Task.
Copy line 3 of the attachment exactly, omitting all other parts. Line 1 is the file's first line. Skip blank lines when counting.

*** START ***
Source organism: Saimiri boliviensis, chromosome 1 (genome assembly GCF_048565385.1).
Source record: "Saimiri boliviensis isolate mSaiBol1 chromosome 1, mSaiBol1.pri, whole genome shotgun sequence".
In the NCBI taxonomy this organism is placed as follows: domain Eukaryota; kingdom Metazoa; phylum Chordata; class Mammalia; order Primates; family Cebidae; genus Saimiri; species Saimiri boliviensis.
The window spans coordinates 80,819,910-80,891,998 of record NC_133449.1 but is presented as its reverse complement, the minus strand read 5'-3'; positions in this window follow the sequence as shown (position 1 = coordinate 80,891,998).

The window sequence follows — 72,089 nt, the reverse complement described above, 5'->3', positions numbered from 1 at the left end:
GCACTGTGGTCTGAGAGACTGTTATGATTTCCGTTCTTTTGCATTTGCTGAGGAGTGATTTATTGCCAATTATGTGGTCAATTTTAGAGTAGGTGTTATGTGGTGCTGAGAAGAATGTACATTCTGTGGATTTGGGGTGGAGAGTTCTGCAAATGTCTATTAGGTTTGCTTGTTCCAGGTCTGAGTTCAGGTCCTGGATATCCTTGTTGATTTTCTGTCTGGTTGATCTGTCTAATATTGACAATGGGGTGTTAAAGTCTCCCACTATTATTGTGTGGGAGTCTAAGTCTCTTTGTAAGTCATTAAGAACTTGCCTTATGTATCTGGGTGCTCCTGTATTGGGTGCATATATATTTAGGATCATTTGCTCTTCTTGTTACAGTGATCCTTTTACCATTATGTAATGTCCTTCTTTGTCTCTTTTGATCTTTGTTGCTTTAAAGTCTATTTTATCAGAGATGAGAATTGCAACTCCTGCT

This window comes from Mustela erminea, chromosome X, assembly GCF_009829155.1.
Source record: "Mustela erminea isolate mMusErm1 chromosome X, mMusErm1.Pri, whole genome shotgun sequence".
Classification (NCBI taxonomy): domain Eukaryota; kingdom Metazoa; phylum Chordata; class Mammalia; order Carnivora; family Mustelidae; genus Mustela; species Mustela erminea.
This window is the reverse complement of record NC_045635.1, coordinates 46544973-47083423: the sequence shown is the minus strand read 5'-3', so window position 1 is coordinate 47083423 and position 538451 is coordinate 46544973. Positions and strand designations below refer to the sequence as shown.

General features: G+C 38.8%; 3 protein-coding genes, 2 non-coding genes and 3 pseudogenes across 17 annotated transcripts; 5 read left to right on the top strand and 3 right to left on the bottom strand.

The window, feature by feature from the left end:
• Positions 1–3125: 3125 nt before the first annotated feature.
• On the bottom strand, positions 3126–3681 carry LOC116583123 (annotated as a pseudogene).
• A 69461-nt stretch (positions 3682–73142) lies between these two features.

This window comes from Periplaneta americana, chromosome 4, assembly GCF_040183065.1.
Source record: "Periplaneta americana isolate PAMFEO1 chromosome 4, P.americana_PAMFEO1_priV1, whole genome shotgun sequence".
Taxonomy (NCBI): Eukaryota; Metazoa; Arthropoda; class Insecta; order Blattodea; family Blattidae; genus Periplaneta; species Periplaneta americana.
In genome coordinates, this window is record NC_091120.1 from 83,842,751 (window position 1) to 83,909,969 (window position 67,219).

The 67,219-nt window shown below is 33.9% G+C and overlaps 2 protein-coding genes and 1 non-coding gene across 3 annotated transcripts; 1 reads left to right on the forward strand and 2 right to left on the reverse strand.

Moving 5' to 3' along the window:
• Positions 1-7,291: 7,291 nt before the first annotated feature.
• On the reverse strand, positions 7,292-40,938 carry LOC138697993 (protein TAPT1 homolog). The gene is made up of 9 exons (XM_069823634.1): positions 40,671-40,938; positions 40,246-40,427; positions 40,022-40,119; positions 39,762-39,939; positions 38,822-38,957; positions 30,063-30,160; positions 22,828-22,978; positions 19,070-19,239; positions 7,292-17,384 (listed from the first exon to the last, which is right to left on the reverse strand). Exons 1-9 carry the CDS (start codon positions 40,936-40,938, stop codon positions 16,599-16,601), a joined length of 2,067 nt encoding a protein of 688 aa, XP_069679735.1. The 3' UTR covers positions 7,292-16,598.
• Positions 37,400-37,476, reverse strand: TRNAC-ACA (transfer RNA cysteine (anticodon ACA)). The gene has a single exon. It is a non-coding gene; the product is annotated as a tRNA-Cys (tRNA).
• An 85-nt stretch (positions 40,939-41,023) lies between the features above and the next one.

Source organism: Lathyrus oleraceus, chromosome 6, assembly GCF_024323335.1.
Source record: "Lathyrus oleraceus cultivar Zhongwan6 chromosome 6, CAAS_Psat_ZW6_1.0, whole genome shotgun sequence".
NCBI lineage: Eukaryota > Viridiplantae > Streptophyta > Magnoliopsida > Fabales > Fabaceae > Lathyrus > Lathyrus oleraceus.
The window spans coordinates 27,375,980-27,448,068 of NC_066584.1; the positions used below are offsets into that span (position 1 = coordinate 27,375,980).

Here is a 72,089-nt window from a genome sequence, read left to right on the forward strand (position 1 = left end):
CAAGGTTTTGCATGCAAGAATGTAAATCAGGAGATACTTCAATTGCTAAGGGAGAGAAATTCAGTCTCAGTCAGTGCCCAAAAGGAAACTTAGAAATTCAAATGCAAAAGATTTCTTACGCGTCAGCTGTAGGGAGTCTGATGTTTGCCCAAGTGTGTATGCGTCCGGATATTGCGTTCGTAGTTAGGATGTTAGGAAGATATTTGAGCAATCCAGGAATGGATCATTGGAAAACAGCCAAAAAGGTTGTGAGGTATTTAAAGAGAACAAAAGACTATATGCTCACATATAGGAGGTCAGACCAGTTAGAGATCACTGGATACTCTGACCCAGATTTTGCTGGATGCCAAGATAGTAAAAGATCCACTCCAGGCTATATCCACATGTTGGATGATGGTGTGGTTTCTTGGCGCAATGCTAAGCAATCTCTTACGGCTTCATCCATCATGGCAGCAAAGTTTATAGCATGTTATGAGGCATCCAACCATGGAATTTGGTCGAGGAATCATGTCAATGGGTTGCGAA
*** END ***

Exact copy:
In the NCBI taxonomy this organism is placed as follows: domain Eukaryota; kingdom Metazoa; phylum Chordata; class Mammalia; order Primates; family Cebidae; genus Saimiri; species Saimiri boliviensis.